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The man who saved England

BY ROBERT HARLAND

Every October, British communities around the world, including the Philippines, celebrate a remarkable naval battle — one, which made a French invasion of England impossible.

In 1805, the First French Empire under Napoleon Bonaparte, was the dominant military power on the European continent and England was under real threat of invasion.

But on October 21 in that year a brilliant English admiral, Lord Nelson, put paid to Napoleon’s invasion plans when his fleet of 27 British ships decimated a combined fleet of 33 French and Spanish ships off the southwest coast of Spain, just west of Cape Trafalgar.


Nelson’s fleet was outnumbered and outgunned, but such was the mastery of his tactics the Franco-Spanish fleet lost 22 ships, while the British lost none. A notable Spanish loss was the Santísima Trinidad, then the heaviest-armed ship in the world.

It was one of the most decisive naval battles in history, and it cemented Nelson’s reputation as Britain’s greatest naval hero. Sadly, the victory cost Nelson his life. At the height of the battle he was shot by a French sniper as he paced the deck of his ship HMS Victory.

Rather than bury Nelson’s body at sea, it was preserved in a cask of brandy and sent back to England. His funeral in London was a tremendous occasion with the streets lined with thousands of weeping people. He is buried in the crypt of St. Paul’s Cathedral.

From 1793 until his death at the Battle of Trafalgar in 1805 Nelson had scored a number of outstanding naval victories against the French. He suffered serious injury during these years, losing the sight in his right eye and his right arm.

During his long and distinguished career Nelson gained a reputation as a brilliant tactician. He was often able to surprise his enemies by audacious tactics.

In 1793 he met the woman who was to become the great love of his life, Emma, Lady Hamilton. She was a great beauty with a voluptuous figure and a rather shady past. Eventually in 1801 Nelson abandoned his wife and lived with his ‘dearest Emma’.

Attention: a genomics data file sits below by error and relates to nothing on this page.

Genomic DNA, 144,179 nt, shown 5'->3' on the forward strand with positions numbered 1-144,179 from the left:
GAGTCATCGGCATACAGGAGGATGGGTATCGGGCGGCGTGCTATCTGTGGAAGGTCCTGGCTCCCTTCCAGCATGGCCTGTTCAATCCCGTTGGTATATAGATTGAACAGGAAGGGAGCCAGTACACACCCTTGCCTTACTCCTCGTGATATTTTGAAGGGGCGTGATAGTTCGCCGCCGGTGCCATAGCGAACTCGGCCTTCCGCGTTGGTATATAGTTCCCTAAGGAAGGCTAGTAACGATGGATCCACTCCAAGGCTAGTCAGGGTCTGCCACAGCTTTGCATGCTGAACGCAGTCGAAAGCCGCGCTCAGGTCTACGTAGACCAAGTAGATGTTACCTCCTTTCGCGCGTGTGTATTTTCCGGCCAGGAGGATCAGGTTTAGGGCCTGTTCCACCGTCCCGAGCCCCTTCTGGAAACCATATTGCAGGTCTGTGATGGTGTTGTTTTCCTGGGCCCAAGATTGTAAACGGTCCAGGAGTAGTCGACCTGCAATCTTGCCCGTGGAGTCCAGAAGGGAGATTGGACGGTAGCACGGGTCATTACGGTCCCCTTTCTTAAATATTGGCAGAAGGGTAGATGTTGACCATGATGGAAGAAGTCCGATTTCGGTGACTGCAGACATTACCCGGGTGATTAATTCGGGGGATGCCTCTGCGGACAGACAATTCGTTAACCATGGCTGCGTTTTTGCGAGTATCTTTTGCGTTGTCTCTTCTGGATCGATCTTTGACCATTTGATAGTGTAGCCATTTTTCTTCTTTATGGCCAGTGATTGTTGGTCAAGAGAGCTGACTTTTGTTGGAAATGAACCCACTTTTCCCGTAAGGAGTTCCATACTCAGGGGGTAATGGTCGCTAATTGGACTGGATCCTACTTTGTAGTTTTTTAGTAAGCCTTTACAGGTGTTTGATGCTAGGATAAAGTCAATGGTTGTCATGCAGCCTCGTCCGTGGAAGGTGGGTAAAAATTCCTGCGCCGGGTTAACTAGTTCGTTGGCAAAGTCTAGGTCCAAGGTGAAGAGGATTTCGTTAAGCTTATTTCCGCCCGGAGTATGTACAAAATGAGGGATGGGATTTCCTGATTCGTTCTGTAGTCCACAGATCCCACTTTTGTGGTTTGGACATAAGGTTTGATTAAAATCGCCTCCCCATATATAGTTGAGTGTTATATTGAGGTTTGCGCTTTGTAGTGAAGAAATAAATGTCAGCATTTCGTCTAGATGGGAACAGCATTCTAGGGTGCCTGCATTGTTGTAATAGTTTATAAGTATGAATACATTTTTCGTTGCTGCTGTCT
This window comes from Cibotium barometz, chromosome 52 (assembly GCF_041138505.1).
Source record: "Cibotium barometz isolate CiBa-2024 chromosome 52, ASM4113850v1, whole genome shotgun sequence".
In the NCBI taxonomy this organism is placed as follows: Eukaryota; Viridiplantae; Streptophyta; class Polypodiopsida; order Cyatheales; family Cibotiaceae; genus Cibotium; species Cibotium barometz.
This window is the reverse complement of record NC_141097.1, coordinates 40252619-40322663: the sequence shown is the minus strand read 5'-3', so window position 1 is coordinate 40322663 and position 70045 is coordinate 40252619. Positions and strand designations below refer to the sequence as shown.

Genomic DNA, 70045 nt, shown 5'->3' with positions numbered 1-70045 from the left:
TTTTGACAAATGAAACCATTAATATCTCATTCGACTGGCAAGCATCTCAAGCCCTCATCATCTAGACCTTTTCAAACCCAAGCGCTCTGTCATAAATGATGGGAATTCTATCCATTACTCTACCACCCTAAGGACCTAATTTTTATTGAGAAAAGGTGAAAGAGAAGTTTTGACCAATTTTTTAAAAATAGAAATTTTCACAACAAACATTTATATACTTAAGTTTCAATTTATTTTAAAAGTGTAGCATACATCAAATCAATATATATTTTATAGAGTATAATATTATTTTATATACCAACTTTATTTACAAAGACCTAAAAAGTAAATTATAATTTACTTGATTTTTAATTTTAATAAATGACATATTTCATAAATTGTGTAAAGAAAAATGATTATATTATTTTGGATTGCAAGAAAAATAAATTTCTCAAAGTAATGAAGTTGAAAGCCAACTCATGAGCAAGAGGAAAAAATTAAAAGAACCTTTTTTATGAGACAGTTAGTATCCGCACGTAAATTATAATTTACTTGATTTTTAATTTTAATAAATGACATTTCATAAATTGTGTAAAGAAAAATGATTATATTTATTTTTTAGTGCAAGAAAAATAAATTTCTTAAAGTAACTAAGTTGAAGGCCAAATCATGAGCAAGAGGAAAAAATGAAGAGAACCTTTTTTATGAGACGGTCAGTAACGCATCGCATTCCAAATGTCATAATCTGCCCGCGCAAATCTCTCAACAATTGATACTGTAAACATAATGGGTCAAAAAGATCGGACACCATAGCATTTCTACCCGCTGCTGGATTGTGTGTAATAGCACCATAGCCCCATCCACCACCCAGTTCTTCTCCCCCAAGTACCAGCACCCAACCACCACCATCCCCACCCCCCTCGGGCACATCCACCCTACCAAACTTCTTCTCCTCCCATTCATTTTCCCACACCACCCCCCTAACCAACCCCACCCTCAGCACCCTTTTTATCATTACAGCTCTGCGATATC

In London’s Trafalgar Square can be seen the country’s memorial to the most inspiring leader the British Navy has ever had. Nelson’s Column, erected in 1843, stands 51.6m high and is crowned with a statue of Nelson.

Interestingly, German dictator Adolf Hitler planned to take Nelson’s statue back to Berlin as a trophy “once he had conquered London”.

To commemorate Nelson’s great victory, Trafalgar Day is marked as a public day each year in Britain. On October 21 commissioned officers of the Royal Navy celebrate the victory by holding a Trafalgar Night dinner in the officer’s mess. Similar dinners are held each year around the world.

In the Philippines, the Manila British and Commonwealth Club, the oldest membership club in the country dating back to before 1877, hosts an annual Trafalgar Night gala dinner in Makati. It’s one of the social highlights of the year for the British and Commonwealth community.

This year’s Trafalgar Night dinner will be held at the New World Hotel on Saturday, October 13. Guest speaker will be LTCR Patrick Panjeti, US Naval Attache at the US Embassy, Manila.

At each Trafalgar Night dinner the guest speaker ends with a toast to “The Immortal Memory of Lord Nelson and those who fell with him”.

Nelson’s flagship, HMS Victory, the oldest commissioned warship in the world, has been preserved and is on show in a dry dock in Portsmouth Naval Harbor in the south of England. The ship is major tourist attraction with more than 25 million visitors since she entered dry dock in 1922.

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